The best professional decision I ever made was applying to the counseling program at Texas State after receiving my B.A. in art history. Luckily, the faculty saw my unique background as an asset. The program made me become who I am today and I’m so thankful to the professors and colleagues who helped shape me. It was there that I learned I needed a career that involved counseling, but also offered opportunities to work on projects and meet deadlines. I conducted several informational interviews with Texas State’s career services professionals and realized career services could provide the balance I was looking for. Four years later, I am a career services consultant at Purdue’s Center for Career Opportunities (CCO). If getting an M.A. in counseling was the best professional decision of my life, joining the CCO is my second.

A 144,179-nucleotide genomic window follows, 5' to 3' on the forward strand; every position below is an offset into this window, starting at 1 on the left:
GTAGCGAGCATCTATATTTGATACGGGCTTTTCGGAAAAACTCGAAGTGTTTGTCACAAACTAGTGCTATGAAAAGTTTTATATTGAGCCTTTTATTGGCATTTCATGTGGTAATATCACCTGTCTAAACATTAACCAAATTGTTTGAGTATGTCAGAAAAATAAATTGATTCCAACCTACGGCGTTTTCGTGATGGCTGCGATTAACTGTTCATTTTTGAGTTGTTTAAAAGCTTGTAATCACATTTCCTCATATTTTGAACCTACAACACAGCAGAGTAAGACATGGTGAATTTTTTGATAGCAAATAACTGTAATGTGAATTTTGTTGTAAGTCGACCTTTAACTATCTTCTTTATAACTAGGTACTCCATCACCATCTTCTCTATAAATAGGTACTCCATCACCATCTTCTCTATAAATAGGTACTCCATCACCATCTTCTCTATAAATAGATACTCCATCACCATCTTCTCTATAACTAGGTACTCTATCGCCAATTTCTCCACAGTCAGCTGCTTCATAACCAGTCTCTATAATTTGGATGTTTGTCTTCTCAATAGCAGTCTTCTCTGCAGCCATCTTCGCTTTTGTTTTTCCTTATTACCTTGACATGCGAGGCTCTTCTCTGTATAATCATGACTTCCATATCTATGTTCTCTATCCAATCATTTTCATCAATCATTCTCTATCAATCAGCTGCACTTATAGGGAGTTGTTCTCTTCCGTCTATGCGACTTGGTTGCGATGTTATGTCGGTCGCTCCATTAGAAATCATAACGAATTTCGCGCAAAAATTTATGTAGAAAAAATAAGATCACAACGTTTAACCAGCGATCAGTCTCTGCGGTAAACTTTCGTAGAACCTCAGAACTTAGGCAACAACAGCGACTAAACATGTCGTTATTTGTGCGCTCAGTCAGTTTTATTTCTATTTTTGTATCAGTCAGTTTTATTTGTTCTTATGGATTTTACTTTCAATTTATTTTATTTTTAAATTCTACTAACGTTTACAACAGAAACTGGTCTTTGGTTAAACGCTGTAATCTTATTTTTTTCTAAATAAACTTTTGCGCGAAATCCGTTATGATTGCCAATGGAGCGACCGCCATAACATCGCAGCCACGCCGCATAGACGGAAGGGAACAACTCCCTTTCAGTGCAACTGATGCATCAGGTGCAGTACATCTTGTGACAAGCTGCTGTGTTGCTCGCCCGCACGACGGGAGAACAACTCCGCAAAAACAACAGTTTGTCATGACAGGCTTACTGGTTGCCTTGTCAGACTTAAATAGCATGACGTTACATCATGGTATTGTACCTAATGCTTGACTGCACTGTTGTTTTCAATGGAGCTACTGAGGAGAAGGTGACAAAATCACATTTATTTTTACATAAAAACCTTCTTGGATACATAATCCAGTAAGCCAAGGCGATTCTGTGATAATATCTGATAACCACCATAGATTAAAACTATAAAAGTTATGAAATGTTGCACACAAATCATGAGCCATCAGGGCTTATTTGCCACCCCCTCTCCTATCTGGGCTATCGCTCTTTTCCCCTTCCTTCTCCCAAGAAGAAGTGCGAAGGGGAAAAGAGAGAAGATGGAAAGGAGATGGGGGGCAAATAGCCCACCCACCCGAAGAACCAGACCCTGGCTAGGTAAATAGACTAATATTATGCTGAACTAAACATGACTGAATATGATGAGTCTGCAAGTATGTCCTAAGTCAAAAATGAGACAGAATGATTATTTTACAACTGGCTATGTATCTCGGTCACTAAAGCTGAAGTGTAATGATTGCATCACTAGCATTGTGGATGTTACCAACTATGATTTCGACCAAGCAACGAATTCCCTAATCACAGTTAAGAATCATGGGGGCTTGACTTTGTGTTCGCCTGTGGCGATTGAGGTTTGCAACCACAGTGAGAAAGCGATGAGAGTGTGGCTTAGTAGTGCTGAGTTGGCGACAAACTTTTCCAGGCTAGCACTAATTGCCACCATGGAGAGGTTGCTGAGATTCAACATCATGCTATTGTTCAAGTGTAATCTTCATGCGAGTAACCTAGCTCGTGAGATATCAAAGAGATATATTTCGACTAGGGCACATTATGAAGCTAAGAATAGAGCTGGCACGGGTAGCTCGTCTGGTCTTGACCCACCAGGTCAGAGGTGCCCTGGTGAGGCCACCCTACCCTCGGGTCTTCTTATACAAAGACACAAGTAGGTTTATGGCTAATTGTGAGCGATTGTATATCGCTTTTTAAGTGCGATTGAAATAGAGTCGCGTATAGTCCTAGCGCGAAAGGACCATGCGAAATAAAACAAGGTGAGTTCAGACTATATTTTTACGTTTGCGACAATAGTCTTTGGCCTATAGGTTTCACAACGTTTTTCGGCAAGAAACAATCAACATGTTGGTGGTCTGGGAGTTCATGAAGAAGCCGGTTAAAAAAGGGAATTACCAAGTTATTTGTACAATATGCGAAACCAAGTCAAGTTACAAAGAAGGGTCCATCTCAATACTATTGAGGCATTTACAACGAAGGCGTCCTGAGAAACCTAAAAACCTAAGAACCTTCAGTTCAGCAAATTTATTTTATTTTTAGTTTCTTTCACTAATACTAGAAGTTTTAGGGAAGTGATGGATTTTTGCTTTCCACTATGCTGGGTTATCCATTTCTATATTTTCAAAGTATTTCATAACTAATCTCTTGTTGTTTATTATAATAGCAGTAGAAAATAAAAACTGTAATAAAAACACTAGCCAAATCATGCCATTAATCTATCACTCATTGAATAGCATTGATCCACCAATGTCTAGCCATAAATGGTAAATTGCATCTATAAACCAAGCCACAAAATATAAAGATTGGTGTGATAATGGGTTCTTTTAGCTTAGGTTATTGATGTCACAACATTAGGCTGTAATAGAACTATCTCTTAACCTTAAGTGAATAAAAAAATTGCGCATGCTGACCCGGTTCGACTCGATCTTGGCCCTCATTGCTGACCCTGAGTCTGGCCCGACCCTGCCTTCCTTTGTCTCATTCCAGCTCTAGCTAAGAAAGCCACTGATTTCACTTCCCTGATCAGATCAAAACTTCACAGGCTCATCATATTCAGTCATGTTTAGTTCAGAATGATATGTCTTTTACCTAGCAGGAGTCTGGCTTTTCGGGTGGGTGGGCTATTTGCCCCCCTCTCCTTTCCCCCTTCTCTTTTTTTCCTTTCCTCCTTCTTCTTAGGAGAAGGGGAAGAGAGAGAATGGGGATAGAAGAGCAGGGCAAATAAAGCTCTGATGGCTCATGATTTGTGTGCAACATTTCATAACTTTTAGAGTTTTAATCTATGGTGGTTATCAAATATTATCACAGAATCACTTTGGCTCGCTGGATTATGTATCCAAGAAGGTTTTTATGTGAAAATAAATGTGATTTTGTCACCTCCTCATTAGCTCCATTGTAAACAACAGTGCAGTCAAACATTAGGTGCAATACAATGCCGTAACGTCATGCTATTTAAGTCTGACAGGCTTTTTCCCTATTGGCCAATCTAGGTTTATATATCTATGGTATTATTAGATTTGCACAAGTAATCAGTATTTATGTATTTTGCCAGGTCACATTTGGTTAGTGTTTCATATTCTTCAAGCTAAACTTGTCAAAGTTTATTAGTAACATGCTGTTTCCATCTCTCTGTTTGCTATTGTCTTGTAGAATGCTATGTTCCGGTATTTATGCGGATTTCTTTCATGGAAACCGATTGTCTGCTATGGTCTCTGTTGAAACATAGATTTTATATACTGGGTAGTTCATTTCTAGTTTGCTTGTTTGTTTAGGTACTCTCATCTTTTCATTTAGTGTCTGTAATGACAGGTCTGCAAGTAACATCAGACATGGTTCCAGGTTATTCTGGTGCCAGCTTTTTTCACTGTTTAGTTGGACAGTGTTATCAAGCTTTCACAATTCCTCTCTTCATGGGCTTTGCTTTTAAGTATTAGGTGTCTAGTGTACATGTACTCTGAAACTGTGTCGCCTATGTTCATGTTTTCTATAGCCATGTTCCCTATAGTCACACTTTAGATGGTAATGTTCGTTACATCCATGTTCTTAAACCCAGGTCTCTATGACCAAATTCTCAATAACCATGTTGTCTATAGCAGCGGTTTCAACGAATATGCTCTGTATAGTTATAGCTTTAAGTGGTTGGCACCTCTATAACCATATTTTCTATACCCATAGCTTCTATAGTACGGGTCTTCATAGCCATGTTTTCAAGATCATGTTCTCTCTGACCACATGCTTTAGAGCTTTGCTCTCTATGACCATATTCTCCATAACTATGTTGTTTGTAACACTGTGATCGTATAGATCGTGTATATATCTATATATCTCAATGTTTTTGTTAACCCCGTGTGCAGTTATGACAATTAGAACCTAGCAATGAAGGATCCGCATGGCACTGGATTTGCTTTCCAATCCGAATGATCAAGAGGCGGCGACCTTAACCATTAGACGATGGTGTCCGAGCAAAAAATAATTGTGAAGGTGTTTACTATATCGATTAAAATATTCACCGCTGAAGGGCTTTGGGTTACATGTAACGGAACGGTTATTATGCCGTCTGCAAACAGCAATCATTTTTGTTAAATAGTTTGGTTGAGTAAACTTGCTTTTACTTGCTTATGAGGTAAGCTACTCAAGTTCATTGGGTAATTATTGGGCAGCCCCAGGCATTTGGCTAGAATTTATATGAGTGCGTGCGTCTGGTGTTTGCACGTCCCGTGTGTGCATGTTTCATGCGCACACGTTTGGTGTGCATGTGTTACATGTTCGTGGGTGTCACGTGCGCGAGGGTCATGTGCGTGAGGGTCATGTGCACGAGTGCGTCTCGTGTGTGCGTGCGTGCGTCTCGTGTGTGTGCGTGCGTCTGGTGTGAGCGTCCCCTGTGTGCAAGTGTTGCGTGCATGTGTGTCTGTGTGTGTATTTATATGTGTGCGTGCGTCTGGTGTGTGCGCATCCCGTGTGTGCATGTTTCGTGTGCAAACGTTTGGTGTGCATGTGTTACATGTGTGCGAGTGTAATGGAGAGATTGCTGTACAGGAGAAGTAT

When I see students struggling to stick with a career path that they have the skillset but not the passion for, or they simply don’t know what they’d be interested in pursuing outside of college, I enjoy telling them that so many others have struggled with the same dilemma. We are all unique, and as we change, so may our professional goals and interests. They don’t have to choose what they want to do for the rest of their lives, all they have to figure out is their first few steps. And I can tell them that diverse interests and a curiosity that exceeds a narrow career path are assets, not liabilities, because I am a career services professional, but I wouldn’t be here if I was not also an artist.